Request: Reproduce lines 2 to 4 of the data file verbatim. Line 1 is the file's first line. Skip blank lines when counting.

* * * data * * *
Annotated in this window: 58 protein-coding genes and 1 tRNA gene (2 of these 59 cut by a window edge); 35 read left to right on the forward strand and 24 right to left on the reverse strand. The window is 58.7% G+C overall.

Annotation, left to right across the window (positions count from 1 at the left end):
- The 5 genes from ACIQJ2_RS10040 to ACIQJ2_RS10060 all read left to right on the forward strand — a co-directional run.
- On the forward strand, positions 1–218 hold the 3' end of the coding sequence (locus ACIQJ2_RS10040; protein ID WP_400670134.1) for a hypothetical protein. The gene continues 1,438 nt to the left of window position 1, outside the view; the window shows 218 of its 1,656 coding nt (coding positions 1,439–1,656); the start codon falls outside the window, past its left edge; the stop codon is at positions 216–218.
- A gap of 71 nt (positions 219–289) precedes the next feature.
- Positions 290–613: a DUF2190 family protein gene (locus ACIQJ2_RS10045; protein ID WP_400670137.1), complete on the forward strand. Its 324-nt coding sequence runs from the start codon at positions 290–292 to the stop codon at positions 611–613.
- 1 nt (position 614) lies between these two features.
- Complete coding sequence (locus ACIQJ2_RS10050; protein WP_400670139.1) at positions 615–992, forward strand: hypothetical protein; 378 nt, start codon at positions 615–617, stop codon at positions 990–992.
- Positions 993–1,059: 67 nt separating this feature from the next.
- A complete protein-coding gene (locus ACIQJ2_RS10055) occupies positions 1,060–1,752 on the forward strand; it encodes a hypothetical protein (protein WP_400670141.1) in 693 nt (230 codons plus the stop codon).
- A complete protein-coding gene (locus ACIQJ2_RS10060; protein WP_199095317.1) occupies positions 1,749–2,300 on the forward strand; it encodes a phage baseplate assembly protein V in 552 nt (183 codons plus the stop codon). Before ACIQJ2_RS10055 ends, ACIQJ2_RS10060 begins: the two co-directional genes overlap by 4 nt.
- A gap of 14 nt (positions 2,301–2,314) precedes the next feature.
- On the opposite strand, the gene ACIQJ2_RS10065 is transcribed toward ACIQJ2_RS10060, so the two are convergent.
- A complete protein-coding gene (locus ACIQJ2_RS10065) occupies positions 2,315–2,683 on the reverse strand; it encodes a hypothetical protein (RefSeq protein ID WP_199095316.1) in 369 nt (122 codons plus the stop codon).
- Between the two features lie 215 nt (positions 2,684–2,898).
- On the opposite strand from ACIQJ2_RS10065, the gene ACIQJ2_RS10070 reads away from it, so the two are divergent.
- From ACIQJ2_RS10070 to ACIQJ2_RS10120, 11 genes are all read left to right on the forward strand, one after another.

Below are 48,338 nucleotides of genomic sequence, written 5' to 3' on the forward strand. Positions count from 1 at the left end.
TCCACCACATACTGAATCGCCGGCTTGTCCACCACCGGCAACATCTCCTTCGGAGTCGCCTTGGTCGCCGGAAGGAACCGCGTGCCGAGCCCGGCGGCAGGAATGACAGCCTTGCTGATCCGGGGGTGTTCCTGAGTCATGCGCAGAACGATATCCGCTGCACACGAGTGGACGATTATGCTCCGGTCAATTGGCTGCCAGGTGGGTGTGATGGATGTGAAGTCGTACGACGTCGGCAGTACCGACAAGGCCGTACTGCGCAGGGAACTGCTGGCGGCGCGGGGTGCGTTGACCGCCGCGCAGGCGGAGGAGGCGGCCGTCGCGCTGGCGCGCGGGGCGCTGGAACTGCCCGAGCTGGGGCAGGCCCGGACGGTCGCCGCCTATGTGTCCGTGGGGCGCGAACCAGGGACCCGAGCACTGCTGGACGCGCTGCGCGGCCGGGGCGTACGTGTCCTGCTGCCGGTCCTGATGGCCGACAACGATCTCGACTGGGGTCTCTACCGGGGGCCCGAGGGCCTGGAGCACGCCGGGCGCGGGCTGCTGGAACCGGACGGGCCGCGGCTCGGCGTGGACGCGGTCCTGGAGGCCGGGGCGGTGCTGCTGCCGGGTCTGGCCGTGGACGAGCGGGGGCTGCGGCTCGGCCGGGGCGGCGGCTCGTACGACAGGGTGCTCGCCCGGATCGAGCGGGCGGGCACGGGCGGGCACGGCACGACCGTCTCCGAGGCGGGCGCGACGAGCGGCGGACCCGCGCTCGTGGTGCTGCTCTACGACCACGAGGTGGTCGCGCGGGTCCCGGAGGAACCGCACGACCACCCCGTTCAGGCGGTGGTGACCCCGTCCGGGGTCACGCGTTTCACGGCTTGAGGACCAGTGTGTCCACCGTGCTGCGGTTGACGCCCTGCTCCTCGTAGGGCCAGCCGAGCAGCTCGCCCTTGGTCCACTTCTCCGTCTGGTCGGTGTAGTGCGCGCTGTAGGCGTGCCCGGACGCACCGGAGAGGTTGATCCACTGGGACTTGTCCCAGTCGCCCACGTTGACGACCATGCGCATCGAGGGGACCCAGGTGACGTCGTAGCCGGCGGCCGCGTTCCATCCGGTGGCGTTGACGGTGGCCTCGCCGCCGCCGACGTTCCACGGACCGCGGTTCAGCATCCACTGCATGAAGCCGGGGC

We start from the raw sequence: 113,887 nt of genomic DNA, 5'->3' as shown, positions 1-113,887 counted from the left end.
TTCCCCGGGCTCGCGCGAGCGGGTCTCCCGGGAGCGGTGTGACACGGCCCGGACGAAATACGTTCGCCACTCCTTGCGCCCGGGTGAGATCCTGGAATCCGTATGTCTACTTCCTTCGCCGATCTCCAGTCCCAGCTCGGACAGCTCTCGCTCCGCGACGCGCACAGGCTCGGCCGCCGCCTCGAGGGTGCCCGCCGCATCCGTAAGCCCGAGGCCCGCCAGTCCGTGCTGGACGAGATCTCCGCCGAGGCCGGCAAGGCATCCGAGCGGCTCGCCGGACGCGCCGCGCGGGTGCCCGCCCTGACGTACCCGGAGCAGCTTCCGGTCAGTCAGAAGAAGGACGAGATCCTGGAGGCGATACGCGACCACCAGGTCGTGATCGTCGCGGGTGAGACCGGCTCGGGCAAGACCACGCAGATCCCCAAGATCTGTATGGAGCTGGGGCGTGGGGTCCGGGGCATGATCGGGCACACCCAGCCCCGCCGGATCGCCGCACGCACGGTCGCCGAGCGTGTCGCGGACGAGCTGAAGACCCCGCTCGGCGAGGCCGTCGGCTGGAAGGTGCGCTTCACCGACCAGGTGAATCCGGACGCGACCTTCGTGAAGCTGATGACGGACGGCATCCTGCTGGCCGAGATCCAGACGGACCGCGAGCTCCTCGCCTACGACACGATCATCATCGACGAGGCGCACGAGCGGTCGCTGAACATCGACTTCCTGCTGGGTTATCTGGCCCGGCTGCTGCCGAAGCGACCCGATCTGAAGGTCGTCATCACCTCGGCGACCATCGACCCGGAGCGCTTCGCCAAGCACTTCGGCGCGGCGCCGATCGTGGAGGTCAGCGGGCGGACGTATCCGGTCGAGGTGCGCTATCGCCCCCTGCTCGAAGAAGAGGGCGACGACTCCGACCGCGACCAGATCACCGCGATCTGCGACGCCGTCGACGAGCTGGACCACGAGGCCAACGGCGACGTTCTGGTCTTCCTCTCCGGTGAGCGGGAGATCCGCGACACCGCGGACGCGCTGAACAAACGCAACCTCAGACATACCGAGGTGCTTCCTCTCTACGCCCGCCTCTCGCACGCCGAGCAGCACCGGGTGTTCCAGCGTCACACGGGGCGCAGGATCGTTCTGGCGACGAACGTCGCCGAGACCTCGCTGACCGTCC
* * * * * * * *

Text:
Annotation, left to right across the window (positions count from 1 at the left end):
- The 5 genes from ACIQJ2_RS10040 to ACIQJ2_RS10060 all read left to right on the forward strand — a co-directional run.
- On the forward strand, positions 1–218 hold the 3' end of the coding sequence (locus ACIQJ2_RS10040; protein ID WP_400670134.1) for a hypothetical protein. The gene continues 1,438 nt to the left of window position 1, outside the view; the window shows 218 of its 1,656 coding nt (coding positions 1,439–1,656); the start codon falls outside the window, past its left edge; the stop codon is at positions 216–218.